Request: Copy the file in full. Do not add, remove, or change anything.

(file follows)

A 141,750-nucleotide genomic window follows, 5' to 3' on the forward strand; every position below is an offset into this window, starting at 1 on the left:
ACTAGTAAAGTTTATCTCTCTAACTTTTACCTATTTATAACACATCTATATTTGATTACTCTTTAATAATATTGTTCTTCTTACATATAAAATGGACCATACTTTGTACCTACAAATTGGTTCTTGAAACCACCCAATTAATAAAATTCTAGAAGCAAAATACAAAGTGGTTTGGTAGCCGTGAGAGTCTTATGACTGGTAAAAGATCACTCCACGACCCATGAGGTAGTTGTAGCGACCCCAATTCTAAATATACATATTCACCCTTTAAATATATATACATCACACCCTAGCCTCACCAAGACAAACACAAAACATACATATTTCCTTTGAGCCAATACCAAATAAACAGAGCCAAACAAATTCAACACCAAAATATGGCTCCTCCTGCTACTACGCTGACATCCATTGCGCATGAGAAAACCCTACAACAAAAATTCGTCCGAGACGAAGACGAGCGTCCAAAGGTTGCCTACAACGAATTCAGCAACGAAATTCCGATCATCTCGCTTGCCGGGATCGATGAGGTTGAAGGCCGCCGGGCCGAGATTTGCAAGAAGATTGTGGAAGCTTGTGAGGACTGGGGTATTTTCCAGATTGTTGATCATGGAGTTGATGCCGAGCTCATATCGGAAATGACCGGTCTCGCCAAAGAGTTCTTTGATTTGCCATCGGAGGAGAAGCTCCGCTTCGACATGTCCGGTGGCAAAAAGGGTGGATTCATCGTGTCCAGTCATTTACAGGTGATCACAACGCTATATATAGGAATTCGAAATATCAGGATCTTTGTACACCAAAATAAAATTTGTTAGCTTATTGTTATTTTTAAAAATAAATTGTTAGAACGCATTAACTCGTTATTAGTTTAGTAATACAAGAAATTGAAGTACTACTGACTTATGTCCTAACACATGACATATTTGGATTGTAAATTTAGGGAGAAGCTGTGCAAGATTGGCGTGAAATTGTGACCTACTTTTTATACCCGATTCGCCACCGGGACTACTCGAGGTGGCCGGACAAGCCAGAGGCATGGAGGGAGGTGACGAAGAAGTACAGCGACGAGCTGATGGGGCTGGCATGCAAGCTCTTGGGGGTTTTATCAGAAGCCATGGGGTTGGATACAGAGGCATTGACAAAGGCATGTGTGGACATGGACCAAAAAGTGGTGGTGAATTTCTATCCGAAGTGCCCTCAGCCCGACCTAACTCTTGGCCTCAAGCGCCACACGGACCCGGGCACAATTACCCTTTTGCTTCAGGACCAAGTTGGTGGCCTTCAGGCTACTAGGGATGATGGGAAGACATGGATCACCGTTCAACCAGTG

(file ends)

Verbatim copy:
A 141,750-nucleotide genomic window follows, 5' to 3' on the forward strand; every position below is an offset into this window, starting at 1 on the left:
ACTAGTAAAGTTTATCTCTCTAACTTTTACCTATTTATAACACATCTATATTTGATTACTCTTTAATAATATTGTTCTTCTTACATATAAAATGGACCATACTTTGTACCTACAAATTGGTTCTTGAAACCACCCAATTAATAAAATTCTAGAAGCAAAATACAAAGTGGTTTGGTAGCCGTGAGAGTCTTATGACTGGTAAAAGATCACTCCACGACCCATGAGGTAGTTGTAGCGACCCCAATTCTAAATATACATATTCACCCTTTAAATATATATACATCACACCCTAGCCTCACCAAGACAAACACAAAACATACATATTTCCTTTGAGCCAATACCAAATAAACAGAGCCAAACAAATTCAACACCAAAATATGGCTCCTCCTGCTACTACGCTGACATCCATTGCGCATGAGAAAACCCTACAACAAAAATTCGTCCGAGACGAAGACGAGCGTCCAAAGGTTGCCTACAACGAATTCAGCAACGAAATTCCGATCATCTCGCTTGCCGGGATCGATGAGGTTGAAGGCCGCCGGGCCGAGATTTGCAAGAAGATTGTGGAAGCTTGTGAGGACTGGGGTATTTTCCAGATTGTTGATCATGGAGTTGATGCCGAGCTCATATCGGAAATGACCGGTCTCGCCAAAGAGTTCTTTGATTTGCCATCGGAGGAGAAGCTCCGCTTCGACATGTCCGGTGGCAAAAAGGGTGGATTCATCGTGTCCAGTCATTTACAGGTGATCACAACGCTATATATAGGAATTCGAAATATCAGGATCTTTGTACACCAAAATAAAATTTGTTAGCTTATTGTTATTTTTAAAAATAAATTGTTAGAACGCATTAACTCGTTATTAGTTTAGTAATACAAGAAATTGAAGTACTACTGACTTATGTCCTAACACATGACATATTTGGATTGTAAATTTAGGGAGAAGCTGTGCAAGATTGGCGTGAAATTGTGACCTACTTTTTATACCCGATTCGCCACCGGGACTACTCGAGGTGGCCGGACAAGCCAGAGGCATGGAGGGAGGTGACGAAGAAGTACAGCGACGAGCTGATGGGGCTGGCATGCAAGCTCTTGGGGGTTTTATCAGAAGCCATGGGGTTGGATACAGAGGCATTGACAAAGGCATGTGTGGACATGGACCAAAAAGTGGTGGTGAATTTCTATCCGAAGTGCCCTCAGCCCGACCTAACTCTTGGCCTCAAGCGCCACACGGACCCGGGCACAATTACCCTTTTGCTTCAGGACCAAGTTGGTGGCCTTCAGGCTACTAGGGATGATGGGAAGACATGGATCACCGTTCAACCAGTG